n animal welfare charity said it is “essential” for people to protect bats in gardens and outdoor spaces with numbers of many species dropping.
Over 1,000 bats have been cared for in the past five years by the RSPCA because of injury or illness.
To mark Bat Appreciation Day on Monday, the charity has urged gardeners to practise wildlife-friendly gardening to encourage the small mammals as they emerge from winter hibernation to breed in the summer.
There are 18 species of bats in the UK, accounting for nearly a quarter of native mammal species, and they all come out of hibernation between March and May.
Bat populations in the UK are under threat due to habitat loss, with last year’s extreme weather placing “strain” on the small mammals, the charity warned.
Scientific officer Evie Button said: “It’s essential we do what we can not only to protect bats, but also to help them thrive. The RSPCA has plenty of ways people can take simple but effective steps in their own gardens to do just that.
“On average, our centres and wildlife hospitals have taken in 200 bats each year that need our help due to injury or illness, and we’ve sadly seen several cases of bats tangled in litter such as fishing line.”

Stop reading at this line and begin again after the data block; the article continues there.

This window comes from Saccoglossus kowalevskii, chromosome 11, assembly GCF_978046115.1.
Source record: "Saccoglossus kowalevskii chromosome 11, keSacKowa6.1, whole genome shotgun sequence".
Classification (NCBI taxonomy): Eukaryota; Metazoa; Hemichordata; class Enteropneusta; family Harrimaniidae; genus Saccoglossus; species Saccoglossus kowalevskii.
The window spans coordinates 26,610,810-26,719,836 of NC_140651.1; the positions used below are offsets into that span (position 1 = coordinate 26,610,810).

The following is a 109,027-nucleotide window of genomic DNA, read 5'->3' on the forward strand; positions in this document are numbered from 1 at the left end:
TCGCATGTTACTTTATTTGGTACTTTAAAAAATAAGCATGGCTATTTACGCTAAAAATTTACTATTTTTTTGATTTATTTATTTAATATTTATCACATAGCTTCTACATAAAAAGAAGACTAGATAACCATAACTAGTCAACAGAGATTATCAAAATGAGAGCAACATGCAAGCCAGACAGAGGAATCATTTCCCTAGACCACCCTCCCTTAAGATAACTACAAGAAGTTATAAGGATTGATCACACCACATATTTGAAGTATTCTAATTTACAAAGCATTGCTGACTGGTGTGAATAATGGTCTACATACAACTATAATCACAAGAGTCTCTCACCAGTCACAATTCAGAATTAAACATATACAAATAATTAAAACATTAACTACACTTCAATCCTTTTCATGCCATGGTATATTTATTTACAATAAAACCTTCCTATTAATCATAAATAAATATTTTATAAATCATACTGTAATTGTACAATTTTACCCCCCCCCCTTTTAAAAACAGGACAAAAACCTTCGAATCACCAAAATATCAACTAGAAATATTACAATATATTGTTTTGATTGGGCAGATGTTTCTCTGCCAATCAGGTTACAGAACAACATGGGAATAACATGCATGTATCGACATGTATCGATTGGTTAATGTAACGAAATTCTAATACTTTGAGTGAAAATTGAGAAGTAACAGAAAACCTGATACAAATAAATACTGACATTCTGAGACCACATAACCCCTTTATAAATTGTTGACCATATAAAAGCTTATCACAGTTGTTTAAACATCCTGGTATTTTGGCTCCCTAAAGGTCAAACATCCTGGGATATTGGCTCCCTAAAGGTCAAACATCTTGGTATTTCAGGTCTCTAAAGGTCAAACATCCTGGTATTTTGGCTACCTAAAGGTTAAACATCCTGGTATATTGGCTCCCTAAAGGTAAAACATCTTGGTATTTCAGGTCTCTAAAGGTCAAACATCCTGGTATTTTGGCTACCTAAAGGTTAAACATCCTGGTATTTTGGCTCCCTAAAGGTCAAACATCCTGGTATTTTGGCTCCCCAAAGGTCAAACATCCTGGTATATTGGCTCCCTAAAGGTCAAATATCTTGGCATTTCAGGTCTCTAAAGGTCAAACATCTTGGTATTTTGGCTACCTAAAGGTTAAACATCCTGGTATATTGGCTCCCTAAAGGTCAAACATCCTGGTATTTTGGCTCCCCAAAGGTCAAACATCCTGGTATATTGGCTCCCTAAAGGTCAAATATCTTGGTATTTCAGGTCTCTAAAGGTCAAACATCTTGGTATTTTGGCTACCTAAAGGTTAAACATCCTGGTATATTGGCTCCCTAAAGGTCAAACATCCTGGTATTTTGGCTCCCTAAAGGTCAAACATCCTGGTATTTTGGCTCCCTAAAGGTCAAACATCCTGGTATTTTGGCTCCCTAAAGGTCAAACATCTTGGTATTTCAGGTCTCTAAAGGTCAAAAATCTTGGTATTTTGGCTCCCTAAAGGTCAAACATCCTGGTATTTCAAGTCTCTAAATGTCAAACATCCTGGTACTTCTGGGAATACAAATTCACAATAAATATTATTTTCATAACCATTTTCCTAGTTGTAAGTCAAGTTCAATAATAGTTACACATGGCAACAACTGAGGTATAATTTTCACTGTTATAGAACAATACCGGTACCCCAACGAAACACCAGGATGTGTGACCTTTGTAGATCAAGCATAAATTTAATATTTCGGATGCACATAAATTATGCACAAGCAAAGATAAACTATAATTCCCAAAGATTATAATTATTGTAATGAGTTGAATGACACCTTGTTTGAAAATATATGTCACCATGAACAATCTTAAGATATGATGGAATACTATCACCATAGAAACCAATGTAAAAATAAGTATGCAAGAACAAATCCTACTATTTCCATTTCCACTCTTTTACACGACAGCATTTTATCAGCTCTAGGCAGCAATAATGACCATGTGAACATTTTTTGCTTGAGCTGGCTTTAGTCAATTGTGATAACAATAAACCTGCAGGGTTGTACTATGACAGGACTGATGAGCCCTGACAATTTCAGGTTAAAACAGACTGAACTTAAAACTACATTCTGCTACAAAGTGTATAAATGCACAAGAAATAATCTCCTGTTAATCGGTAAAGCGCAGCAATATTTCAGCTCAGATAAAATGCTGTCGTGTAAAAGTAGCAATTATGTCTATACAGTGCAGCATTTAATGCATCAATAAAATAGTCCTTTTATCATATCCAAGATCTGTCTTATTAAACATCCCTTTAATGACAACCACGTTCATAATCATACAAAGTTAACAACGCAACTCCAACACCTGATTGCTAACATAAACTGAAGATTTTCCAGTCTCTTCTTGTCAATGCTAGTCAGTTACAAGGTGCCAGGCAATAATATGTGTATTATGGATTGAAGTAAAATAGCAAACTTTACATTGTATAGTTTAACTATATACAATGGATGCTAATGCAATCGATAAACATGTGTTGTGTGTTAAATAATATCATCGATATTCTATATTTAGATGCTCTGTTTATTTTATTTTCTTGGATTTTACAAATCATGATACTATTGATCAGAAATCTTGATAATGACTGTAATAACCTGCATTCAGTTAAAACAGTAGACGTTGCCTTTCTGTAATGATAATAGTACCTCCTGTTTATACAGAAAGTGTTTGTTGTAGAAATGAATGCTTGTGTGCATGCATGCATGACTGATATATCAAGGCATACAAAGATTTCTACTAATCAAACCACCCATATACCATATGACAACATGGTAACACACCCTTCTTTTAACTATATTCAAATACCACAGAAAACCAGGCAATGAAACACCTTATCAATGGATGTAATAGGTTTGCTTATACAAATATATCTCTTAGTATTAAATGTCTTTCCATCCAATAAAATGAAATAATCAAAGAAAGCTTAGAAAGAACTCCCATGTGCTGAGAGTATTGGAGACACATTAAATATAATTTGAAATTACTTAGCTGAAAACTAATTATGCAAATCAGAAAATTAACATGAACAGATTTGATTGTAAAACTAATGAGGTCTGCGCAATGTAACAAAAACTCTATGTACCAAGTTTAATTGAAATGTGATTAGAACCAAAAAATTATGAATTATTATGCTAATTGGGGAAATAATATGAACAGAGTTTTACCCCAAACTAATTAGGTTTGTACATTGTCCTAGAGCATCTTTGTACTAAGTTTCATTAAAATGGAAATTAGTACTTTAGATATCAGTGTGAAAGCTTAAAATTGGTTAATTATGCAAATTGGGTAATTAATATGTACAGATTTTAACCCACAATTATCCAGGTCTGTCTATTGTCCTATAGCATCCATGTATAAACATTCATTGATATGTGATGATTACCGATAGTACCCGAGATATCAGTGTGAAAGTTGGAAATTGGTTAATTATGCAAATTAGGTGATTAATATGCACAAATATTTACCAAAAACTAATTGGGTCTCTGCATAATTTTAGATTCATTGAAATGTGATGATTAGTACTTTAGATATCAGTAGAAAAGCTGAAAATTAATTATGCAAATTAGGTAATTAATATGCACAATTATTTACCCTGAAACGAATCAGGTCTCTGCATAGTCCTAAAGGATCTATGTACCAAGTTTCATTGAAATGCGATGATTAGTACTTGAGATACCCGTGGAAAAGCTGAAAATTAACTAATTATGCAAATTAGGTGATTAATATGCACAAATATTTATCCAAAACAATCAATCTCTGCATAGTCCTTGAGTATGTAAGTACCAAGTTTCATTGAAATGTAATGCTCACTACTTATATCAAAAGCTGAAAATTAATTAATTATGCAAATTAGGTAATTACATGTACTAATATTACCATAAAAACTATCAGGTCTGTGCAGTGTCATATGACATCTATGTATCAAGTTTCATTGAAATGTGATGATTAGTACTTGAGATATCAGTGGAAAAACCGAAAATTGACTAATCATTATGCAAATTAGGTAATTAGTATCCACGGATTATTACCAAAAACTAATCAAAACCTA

Gardeners can help the species by cultivating insect-friendly outdoor spaces, which provide food for bats as their main source of sustenance.
Planting a variety of flowers and plants, particularly night-scented flowers or types with pale petals visible in the dark, will help nocturnal bats to pollinate flowers after sunset.
Flowers with “landing pads” for insects also provide bat-friendly feeding areas, as well as compost, leaf or log piles to attract invertebrates.
Ponds or other wet areas are havens for insects like midges, which are one of the main sources of food for bats, as well as providing a source of drinking water.
Trees and shrubs are essential bat habitats, providing insects for nutrition and space to roost.
In addition, hedges and treelines help bats to navigate using the landmarks for their orientation.
Artificial light should be limited or removed as far as possible, and pesticides and flypaper should be avoided to create a bat-friendly area.
Injured or sick bats require highly specialised care and anyone concerned should contact the Bat Conservation Trust for further advice and assistance.